Not being American, and not having a whole lot of education on the Vietnam war, there may be some things I'm missing, so feel free to correct me. IMO, there was a war that forced conscription to battle the evil communists half a world away. Not sure what the total death count was, but I know it was a lot. Pretty sure that nothing was gained on that front either. So by forcing however many young men and women to be sent to the meat grinder, how did that benefit your country? (or Vietnam's?) It just seems like a senseless thing to me, having a draft, so that whenever those in power decide they need to flex their muscles, they can send countless bodies against their will,for "the greater good". I realize warfare is totally different now from then, we're not seeing death counts in the tens of thousands, or millions like in the first two world wars, but sending people to die for their countries beliefs against their will is wrong.
  10. #30  
    Quote Originally Posted by davidra View Post
    Yeah, that evil health care interfering with your self-esteem. That really sucks, doesn't it? It's much better to have kids that have lots of self esteem and can't get their asthma treated. And it has so much in common with wars and Wall Street, too, doesn't it? GMAFB
    Quote Originally Posted by irateb View Post
    So education is not a priority to you, fine. With one kid here and one on the way, it is to me. If you are educated, your self-esteem is likely to be greater than someone who is less educated. If funding isn't taken away from physical fitness programs in school, a lot of people who wouldn't be asthmatic with some exercise and better eating habits wouldn't need the asthma treatment. If you are educated, a lot of the issues switchedgear talked about would be greatly lessened. I could go on and on with the things education could help with, but obviously you'd rather spend the money elsewhere. Thanks for the insightful post.
    Everyone has their concerns with this country. Davidra is entitled to feel that our ills will be remedied by having universal healthcare, just as irateb is entitled to believe that education is where we should focus.

    It doesn't make either one of you wrong, but it does make you off topic.
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  11. irateb's Avatar
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    #31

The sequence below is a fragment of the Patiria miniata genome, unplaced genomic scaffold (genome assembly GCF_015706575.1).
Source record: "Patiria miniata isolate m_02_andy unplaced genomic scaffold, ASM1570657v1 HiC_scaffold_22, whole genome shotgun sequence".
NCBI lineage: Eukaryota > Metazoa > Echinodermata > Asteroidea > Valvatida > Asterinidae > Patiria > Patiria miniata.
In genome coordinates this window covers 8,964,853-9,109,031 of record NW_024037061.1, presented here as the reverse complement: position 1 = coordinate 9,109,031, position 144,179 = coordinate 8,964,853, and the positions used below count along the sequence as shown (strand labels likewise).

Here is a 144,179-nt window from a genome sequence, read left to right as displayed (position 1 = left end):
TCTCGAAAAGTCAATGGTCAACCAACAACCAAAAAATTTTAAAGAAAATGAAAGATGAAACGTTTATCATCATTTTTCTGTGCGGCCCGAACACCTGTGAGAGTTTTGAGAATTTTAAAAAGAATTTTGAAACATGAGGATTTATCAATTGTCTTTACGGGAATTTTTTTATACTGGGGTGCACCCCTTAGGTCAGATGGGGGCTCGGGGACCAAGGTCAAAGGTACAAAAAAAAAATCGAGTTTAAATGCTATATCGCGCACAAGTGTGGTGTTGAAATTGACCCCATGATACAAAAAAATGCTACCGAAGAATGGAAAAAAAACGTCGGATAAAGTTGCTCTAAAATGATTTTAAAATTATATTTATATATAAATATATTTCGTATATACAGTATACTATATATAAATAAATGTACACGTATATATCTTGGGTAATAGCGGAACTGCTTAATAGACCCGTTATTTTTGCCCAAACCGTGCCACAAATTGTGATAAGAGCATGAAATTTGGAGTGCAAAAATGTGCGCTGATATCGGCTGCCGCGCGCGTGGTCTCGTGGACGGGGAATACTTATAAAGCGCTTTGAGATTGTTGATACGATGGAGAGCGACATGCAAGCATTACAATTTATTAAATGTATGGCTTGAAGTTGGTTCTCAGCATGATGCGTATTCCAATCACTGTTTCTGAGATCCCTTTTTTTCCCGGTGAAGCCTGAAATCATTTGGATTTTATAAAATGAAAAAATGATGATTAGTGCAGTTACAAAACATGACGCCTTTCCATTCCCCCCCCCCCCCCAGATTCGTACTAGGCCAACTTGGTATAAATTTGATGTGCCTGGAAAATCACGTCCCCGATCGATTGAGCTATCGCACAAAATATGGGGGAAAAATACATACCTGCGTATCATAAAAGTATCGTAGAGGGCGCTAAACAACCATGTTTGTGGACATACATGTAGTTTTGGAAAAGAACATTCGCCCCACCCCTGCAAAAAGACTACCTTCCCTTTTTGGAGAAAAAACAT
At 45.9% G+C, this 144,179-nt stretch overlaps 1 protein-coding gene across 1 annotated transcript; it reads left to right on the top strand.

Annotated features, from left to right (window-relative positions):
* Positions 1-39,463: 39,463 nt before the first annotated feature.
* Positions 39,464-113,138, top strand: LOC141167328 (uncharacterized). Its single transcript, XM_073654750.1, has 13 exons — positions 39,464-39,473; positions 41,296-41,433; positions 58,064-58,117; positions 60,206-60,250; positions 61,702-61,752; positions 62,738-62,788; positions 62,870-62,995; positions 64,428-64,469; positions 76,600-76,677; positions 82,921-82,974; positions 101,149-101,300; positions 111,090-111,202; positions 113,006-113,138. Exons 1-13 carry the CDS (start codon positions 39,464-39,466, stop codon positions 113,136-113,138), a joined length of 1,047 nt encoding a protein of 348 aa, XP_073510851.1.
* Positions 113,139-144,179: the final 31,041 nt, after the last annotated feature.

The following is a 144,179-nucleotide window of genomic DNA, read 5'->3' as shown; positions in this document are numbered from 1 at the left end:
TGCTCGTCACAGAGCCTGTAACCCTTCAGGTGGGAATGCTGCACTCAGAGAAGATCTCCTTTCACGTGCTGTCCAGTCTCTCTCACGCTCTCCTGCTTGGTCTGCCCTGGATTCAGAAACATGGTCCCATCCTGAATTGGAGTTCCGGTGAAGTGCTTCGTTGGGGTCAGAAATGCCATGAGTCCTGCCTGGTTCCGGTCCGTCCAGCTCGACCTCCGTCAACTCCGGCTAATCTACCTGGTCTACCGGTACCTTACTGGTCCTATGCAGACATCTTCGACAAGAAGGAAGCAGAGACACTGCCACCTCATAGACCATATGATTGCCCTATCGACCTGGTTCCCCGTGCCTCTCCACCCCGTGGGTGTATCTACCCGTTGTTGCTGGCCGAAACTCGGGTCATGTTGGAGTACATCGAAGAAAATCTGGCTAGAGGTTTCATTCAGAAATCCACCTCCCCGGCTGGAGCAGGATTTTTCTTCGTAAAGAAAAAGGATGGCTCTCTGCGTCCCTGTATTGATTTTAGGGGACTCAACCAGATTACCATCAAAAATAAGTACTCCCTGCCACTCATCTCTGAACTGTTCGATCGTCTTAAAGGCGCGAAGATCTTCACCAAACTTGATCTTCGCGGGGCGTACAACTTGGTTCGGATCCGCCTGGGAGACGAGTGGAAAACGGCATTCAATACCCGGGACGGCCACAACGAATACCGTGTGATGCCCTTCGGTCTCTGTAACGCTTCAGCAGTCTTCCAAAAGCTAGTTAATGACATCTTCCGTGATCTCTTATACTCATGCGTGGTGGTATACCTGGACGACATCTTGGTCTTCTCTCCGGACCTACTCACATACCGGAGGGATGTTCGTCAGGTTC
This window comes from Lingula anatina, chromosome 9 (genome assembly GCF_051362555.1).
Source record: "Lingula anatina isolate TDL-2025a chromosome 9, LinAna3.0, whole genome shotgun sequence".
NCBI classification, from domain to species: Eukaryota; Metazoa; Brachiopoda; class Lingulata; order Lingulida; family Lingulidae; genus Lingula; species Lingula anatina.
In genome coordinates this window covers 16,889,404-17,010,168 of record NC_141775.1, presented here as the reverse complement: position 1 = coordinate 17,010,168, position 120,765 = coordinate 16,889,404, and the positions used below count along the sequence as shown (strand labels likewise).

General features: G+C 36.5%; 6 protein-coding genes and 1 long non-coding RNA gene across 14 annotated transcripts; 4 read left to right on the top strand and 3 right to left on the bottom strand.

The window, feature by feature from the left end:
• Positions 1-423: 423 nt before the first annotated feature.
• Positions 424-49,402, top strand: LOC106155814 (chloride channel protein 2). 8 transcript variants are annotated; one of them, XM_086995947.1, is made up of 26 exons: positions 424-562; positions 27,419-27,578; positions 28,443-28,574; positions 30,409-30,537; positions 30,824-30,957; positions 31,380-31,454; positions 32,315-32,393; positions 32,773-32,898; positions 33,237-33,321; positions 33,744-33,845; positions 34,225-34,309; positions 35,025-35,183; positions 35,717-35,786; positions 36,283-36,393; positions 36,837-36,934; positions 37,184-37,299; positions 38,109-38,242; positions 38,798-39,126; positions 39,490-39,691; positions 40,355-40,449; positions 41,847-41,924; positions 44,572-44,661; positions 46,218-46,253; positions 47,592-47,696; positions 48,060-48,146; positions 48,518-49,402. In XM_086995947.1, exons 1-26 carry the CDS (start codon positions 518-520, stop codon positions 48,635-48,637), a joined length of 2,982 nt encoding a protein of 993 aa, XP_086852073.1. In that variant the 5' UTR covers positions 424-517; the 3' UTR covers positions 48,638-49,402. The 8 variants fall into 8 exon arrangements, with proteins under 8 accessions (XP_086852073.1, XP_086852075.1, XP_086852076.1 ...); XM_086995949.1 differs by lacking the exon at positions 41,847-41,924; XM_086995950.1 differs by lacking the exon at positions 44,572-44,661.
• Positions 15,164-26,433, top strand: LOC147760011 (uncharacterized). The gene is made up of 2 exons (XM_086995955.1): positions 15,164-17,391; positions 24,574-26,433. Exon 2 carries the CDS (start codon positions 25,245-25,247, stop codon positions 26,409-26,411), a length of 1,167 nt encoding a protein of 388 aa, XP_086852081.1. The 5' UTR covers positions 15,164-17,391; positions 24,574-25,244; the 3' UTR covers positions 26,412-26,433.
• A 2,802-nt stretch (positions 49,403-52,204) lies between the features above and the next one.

Quote Originally Posted by pogeypre View Post
    Everyone has their concerns with this country. Davidra is entitled to feel that our ills will be remedied by having universal healthcare, just as irateb is entitled to believe that education is where we should focus.

    It doesn't make either one of you wrong, but it does make you off topic.
    Well to put me back on topic then, I don't believe mandatory military service is the way to go, because of the reason in my off topic post.
  12. #32  
    I agree that making service mandatory is not the right way to go as well. Though if we had a WWII type calamity, I would be willing to reconsider my stand.
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  13. #33  
    i like the idea.
  14. #34  
    I would tend to agree with sledge007 on a lot of this. There is a grand difference between an army that is compelled to war, and an army of professionals. When I went into the service... it was by choice. When we saw combat, it was my choice... the people who didn't want to be there in the first place usually ended up leaving the party early, if you understand my meaning.

    There are other benefits to professionalism... people who dontt want to be near combat or combat training have more stress and associated problems, war crimes would be reduced because professionals need to blow off steam less frequently. Casualties are lower among professionals, and objectives are, as a general rule, completed more frequently... professional fighters are typically both more fierce, and more level headed/less emotional. A lot of this is why the Spartans were so feared...

    The other benefits you mention are a bit of a mixed bag. I do believe it would raise patriotism, but I doubt it would increase school funding and the like. If anything, you might see a general apathy in test scores and the like, due to the 2 year gap in education. In a conscription army, you wouldn't "get to pick" your MOS the way it is now. Otherwise, everyone would choose to be in the supply lines and there would be no grunts. Only exceptional students would go where there were holes in need.

    I agree about the health benefits... theres really not much to say beyond that...

    The powerful, the rich and famous... their children would certainly not serve with yours. I'm sure special "corps" would be created... and those that had the resources to get their children into them would do so, touting all kinds of reasons why they would need to be segregated, such as being target by people wanting to kidnap them etc.

    There is also one more thing to consider... the American military machine is scaled back... I doubt they would have the resources to take on such a huge influx of young people. And for two years... taxes would pay them, clothe them, feed them, give them medical care, house them, train them, transport them... etc and so on. The front end costs alone of expanding military bases and building more would be prohibitive at least.

    I had more to say... but Ive lost my train of thought.
  15. #35  
    I think WWII and Vietnam are both examples of the draft working and not working. Could it be that faced the the "correct" enemy, even draftees buy into service. But faced with the "wrong" enemy, guys run for the hills, or Canada, whichever is closer.